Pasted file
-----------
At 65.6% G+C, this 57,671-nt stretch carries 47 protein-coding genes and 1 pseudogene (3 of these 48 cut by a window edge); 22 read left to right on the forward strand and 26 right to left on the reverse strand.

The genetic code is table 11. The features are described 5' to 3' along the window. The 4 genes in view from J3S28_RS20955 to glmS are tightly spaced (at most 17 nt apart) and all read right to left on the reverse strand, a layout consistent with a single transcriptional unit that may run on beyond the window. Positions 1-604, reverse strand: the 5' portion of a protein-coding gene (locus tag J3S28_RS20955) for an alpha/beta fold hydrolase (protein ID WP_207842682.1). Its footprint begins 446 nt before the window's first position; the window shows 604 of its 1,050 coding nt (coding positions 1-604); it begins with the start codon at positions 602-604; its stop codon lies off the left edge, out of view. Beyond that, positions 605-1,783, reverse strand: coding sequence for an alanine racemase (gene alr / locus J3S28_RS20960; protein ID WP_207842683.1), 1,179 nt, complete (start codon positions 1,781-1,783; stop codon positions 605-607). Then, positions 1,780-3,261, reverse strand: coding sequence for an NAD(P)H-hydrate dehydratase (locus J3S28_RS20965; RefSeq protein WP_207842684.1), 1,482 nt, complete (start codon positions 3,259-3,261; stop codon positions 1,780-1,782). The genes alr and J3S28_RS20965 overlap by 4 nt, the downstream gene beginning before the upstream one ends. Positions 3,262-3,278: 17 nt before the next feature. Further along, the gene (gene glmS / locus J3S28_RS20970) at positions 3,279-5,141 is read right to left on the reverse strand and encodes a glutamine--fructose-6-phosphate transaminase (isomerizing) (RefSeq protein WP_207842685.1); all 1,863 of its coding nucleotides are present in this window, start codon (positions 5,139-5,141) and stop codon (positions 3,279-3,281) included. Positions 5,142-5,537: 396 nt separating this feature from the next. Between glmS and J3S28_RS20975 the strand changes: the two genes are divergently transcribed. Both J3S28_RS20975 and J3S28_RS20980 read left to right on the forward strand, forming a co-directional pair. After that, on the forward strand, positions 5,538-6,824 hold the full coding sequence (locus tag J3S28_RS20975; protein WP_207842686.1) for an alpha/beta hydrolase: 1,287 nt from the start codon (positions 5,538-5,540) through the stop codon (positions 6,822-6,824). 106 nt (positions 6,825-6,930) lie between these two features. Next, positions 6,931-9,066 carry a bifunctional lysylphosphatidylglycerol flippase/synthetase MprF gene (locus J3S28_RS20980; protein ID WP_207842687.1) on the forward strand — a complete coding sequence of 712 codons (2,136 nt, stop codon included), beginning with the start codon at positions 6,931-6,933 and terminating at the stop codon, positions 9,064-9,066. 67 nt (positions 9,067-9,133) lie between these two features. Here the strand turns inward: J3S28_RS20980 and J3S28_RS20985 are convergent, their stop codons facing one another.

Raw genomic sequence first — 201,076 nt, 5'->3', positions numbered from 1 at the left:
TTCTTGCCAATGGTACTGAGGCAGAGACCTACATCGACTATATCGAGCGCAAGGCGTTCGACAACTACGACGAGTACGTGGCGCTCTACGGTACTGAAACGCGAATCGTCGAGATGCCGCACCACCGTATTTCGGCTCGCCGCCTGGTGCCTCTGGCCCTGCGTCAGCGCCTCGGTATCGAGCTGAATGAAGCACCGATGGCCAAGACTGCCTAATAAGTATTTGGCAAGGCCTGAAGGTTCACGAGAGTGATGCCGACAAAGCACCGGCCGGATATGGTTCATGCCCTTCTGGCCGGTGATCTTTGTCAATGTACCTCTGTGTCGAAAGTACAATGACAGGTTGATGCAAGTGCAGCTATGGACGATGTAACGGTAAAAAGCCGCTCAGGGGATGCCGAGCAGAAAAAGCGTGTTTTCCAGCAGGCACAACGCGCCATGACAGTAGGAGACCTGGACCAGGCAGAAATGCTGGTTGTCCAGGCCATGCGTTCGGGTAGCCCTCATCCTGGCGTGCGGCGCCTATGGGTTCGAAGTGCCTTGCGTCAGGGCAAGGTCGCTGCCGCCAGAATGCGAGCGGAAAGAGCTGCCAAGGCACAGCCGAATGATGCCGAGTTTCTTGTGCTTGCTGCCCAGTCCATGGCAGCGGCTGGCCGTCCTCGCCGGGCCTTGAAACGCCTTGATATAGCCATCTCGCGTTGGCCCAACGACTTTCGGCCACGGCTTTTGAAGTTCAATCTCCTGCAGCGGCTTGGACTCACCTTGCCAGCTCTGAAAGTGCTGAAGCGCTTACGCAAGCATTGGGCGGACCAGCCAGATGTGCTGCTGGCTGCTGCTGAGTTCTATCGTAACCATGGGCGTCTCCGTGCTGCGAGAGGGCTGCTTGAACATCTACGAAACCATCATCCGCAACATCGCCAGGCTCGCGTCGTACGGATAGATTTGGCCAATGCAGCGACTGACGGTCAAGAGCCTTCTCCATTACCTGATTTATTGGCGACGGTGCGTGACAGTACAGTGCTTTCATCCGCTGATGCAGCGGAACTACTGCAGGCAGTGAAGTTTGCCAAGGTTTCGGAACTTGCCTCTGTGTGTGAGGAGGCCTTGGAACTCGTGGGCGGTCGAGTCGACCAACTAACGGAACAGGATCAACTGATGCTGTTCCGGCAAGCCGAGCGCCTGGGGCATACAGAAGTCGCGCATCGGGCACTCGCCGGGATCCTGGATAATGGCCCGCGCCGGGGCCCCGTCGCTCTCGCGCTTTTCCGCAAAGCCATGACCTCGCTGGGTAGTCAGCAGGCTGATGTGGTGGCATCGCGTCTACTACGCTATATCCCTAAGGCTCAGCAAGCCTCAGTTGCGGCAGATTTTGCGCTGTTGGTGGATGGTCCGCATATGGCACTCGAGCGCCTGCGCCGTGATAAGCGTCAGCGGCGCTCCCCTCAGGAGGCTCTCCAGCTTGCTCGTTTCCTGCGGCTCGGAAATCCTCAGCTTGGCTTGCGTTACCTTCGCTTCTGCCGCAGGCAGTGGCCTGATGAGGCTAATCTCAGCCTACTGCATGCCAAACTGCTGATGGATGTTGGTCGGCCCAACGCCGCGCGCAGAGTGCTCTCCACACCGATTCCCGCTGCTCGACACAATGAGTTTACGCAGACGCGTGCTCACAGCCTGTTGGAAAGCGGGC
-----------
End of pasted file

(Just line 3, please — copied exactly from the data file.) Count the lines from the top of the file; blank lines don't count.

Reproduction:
Raw genomic sequence first — 201,076 nt, 5'->3', positions numbered from 1 at the left: